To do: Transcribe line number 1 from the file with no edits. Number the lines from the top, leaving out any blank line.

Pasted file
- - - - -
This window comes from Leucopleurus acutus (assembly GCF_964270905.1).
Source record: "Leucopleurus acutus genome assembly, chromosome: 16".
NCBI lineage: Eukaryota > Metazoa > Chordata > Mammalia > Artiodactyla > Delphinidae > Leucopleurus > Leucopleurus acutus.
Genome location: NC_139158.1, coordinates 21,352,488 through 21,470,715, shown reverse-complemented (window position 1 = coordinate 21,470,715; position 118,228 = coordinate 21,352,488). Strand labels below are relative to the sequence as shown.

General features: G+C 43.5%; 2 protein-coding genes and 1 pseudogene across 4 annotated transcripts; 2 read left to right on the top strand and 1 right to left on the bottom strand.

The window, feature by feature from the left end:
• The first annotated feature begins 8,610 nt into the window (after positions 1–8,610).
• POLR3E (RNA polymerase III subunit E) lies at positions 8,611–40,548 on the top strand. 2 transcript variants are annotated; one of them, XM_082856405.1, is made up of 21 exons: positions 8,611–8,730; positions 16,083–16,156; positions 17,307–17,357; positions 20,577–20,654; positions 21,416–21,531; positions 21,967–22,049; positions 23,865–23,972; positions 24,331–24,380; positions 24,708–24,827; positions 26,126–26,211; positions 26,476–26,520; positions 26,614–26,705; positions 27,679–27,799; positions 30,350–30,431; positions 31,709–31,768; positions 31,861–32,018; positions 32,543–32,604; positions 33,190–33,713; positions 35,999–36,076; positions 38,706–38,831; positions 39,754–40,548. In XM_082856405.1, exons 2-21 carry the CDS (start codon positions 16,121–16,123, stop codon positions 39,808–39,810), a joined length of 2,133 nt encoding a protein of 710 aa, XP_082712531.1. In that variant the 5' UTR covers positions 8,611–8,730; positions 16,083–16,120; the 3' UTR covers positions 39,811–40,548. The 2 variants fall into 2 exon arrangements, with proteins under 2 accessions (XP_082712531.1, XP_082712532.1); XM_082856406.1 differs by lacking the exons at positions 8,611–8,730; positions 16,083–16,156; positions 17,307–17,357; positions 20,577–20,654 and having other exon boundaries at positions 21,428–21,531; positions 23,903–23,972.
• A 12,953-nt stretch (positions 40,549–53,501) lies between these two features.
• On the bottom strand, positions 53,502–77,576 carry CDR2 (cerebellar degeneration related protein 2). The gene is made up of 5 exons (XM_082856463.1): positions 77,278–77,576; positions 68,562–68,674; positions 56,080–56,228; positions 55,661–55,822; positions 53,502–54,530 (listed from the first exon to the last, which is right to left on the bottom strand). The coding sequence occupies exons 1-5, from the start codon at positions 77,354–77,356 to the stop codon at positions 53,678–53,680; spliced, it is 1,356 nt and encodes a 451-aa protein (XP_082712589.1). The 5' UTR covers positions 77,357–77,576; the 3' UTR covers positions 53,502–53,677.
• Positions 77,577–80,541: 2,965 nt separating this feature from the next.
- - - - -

This window comes from Leucopleurus acutus (assembly GCF_964270905.1).